The artists were able to pivot and still exhibit their work at The New Gallery at Austin Peay State University in Tennessee, November to December, 2020. References to the work in this essay are based on their exhibition at The New Gallery titled Over Look / Under Foot.

The project started in Arches National Park. In advance of their trip, they scoured the internet for Creative-Commons-licensed images previous sightseers had taken of popular vistas of Arches National Park, including other people in their shots. The artists pasted these photographs of red rocks and blue sky together and had them printed onto fabric that would be fashioned into their campsite tent. When erected at the campground in Arches, the tent became a strange form of camouflage that both hid the structure within the similar landscape and caught the attention of other campers because of its unique appearance. In the gallery, video of people photographing themselves and each other in the park were rear-projected onto the tent’s doorway.

Katie Hargrave and Meredith Lynn The Arches tent in situ (left) and installed at The New Gallery at Austin Peay State University (right)
Katie Hargrave and Meredith Lynn
The Arches tent in situ (left) and installed at The New Gallery at Austin Peay State University (right)

In 1971, when Arches was designated a national park, the number of annual visitors was 202,100. In 2019 (pre-pandemic), 1,659,702 individuals came through the park.4 On peak days, the park can see over 3,000 vehicles pass through its gates.5 This dramatic increase of car and foot traffic means more roads, parking, pollution, trash, and the creation of the single developed campground in the park featuring restrooms with flush toilets. It was at this campground that the artists pitched their tent highlighting the increasing human presence in the park.

Moving on to the next nearest park, Canyonlands, Hargrave and Lynn covered the windows of their camper leaving only one small hole as an aperture, effectively turning the interior into a camera obscura to capture all seven scenic overlooks as they drove through Canyonlands National Park. The resulting photographs were exhibited as they were captured, with the landscape upside down, having been inverted by the aperture. Because the photographs were taken from the vantage of the camper, without the aid of zoom lenses, the images don’t quite resemble the typical tourist pics that seek desperately to mimic professional promotional images. Instead, the camera obscura photos contain the picturesque views as well as roadside gravel, concrete parking bumpers, and road signage. They are more honest images that do not crop out the manmade facets that frame the sightseer experience.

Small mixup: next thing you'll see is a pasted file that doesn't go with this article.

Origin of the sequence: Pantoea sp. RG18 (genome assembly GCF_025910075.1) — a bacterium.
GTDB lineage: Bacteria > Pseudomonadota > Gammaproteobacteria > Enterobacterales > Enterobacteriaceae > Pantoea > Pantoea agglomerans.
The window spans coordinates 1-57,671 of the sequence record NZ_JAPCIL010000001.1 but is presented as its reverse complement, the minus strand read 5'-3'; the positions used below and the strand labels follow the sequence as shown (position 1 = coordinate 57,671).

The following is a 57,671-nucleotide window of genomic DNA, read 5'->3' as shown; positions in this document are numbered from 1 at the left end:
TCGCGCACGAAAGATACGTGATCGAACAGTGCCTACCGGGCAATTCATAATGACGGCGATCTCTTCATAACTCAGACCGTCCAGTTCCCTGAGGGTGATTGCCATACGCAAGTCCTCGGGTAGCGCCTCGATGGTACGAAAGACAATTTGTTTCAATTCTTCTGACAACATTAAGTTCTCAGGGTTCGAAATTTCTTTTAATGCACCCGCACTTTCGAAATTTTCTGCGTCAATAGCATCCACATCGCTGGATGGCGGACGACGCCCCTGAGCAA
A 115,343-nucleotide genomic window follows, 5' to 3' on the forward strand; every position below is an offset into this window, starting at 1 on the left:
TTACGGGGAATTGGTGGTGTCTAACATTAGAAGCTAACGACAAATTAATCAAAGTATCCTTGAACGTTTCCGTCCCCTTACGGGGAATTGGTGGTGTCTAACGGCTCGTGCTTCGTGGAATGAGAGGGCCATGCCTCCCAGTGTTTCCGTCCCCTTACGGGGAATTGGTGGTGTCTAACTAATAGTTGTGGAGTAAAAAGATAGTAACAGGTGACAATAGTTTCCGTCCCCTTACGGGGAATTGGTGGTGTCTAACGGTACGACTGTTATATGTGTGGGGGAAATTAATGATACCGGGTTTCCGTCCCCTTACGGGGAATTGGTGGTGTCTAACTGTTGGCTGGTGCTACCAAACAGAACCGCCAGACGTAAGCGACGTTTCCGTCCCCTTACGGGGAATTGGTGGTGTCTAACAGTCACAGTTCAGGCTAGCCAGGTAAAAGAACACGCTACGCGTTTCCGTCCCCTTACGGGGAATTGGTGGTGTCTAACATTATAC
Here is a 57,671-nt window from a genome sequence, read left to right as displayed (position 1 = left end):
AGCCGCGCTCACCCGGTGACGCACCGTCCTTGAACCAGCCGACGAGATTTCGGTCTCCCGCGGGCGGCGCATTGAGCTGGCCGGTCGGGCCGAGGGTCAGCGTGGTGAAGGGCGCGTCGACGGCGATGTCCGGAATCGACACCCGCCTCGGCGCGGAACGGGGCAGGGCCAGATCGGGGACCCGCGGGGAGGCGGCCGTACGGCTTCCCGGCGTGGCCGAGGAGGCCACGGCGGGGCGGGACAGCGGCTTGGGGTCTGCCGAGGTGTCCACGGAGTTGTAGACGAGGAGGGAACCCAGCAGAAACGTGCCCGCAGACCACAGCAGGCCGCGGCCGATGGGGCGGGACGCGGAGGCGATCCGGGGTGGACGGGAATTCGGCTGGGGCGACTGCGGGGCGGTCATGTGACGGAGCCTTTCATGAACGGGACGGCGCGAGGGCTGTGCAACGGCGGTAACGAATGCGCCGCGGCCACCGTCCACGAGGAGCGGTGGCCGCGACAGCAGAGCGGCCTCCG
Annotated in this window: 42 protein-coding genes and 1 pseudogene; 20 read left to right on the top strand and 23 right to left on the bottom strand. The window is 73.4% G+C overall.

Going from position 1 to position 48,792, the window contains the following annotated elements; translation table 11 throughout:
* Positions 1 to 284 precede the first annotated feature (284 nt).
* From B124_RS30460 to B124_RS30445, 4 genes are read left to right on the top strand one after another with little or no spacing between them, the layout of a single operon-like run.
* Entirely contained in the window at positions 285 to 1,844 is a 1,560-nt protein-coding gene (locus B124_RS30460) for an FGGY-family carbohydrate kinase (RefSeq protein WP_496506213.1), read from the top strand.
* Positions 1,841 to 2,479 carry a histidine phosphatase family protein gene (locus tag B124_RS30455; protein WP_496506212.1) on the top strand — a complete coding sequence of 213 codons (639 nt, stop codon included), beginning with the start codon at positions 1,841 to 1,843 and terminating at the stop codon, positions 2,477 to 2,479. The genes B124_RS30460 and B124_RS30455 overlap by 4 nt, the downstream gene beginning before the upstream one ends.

Katie Hargrave and Meredith Lynn
Camera Obscura: Capitol Reef

Photography and video are such integral parts of tourism. Pics or it didn’t happen. Whereas static photography is ideal for capturing single vantage points, video is for journeys. Using the same camera obscura setup, the duo shot a video of the sixteen-mile round trip drive along the paved roadway through Waterpocket Fold in Capitol Reef National Park as the passing scenery cascaded across the camper’s interior cabinetry. The external was brought internal, as if the camper were an eye on wheels, continually watching.

At Bryce Canyon National Park, the artists turned their lens on the visitor center. They shot video around the center and gathered found footage of old national park promotional videos and vacation films from the 1950s and ’60s. Ultimately these videos and films manifested in a work at The New Gallery. Their found footage and video of the visitor center were placed inside graphic arrows found in and pulled from driving manual diagrams to assist drivers with maneuvering a vehicle with an attached camper trailer. This video was rear-projected inside another custom tent similar to their Arches tent. The nylon shell remained dark except for the slivers of the footage shimmering through the arrow’s outlines scattered across the tent’s taut fabric, like constellations guiding travelers in the night.

Katie Hargrave and Meredith Lynn
Bryce Canyon Tent